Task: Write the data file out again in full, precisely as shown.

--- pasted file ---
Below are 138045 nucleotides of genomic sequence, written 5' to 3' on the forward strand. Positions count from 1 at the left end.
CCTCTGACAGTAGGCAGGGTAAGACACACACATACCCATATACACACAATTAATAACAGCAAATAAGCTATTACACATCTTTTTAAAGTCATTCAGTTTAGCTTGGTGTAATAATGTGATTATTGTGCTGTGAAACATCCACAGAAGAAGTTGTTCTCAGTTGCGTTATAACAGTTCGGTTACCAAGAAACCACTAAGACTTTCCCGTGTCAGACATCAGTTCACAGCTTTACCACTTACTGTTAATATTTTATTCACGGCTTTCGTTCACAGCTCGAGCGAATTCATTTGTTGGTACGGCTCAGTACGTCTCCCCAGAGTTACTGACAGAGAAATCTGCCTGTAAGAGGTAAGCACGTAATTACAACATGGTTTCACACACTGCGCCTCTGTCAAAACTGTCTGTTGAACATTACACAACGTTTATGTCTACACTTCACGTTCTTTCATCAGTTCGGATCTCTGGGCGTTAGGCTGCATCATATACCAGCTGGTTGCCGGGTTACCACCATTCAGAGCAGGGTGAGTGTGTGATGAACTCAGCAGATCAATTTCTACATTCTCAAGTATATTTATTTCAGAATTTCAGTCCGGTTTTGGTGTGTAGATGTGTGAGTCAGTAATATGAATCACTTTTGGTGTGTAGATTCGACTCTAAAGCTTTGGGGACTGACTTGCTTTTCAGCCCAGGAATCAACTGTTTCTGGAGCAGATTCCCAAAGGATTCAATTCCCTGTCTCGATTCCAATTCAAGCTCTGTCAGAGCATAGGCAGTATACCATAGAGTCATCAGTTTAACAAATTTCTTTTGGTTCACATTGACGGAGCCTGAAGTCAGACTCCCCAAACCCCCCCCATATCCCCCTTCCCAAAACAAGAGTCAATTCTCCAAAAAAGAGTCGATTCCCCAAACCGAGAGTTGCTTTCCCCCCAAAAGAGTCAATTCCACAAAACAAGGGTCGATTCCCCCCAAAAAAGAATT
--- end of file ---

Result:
Below are 138045 nucleotides of genomic sequence, written 5' to 3' on the forward strand. Positions count from 1 at the left end.
CCTCTGACAGTAGGCAGGGTAAGACACACACATACCCATATACACACAATTAATAACAGCAAATAAGCTATTACACATCTTTTTAAAGTCATTCAGTTTAGCTTGGTGTAATAATGTGATTATTGTGCTGTGAAACATCCACAGAAGAAGTTGTTCTCAGTTGCGTTATAACAGTTCGGTTACCAAGAAACCACTAAGACTTTCCCGTGTCAGACATCAGTTCACAGCTTTACCACTTACTGTTAATATTTTATTCACGGCTTTCGTTCACAGCTCGAGCGAATTCATTTGTTGGTACGGCTCAGTACGTCTCCCCAGAGTTACTGACAGAGAAATCTGCCTGTAAGAGGTAAGCACGTAATTACAACATGGTTTCACACACTGCGCCTCTGTCAAAACTGTCTGTTGAACATTACACAACGTTTATGTCTACACTTCACGTTCTTTCATCAGTTCGGATCTCTGGGCGTTAGGCTGCATCATATACCAGCTGGTTGCCGGGTTACCACCATTCAGAGCAGGGTGAGTGTGTGATGAACTCAGCAGATCAATTTCTACATTCTCAAGTATATTTATTTCAGAATTTCAGTCCGGTTTTGGTGTGTAGATGTGTGAGTCAGTAATATGAATCACTTTTGGTGTGTAGATTCGACTCTAAAGCTTTGGGGACTGACTTGCTTTTCAGCCCAGGAATCAACTGTTTCTGGAGCAGATTCCCAAAGGATTCAATTCCCTGTCTCGATTCCAATTCAAGCTCTGTCAGAGCATAGGCAGTATACCATAGAGTCATCAGTTTAACAAATTTCTTTTGGTTCACATTGACGGAGCCTGAAGTCAGACTCCCCAAACCCCCCCCATATCCCCCTTCCCAAAACAAGAGTCAATTCTCCAAAAAAGAGTCGATTCCCCAAACCGAGAGTTGCTTTCCCCCCAAAAGAGTCAATTCCACAAAACAAGGGTCGATTCCCCCCAAAAAAGAATT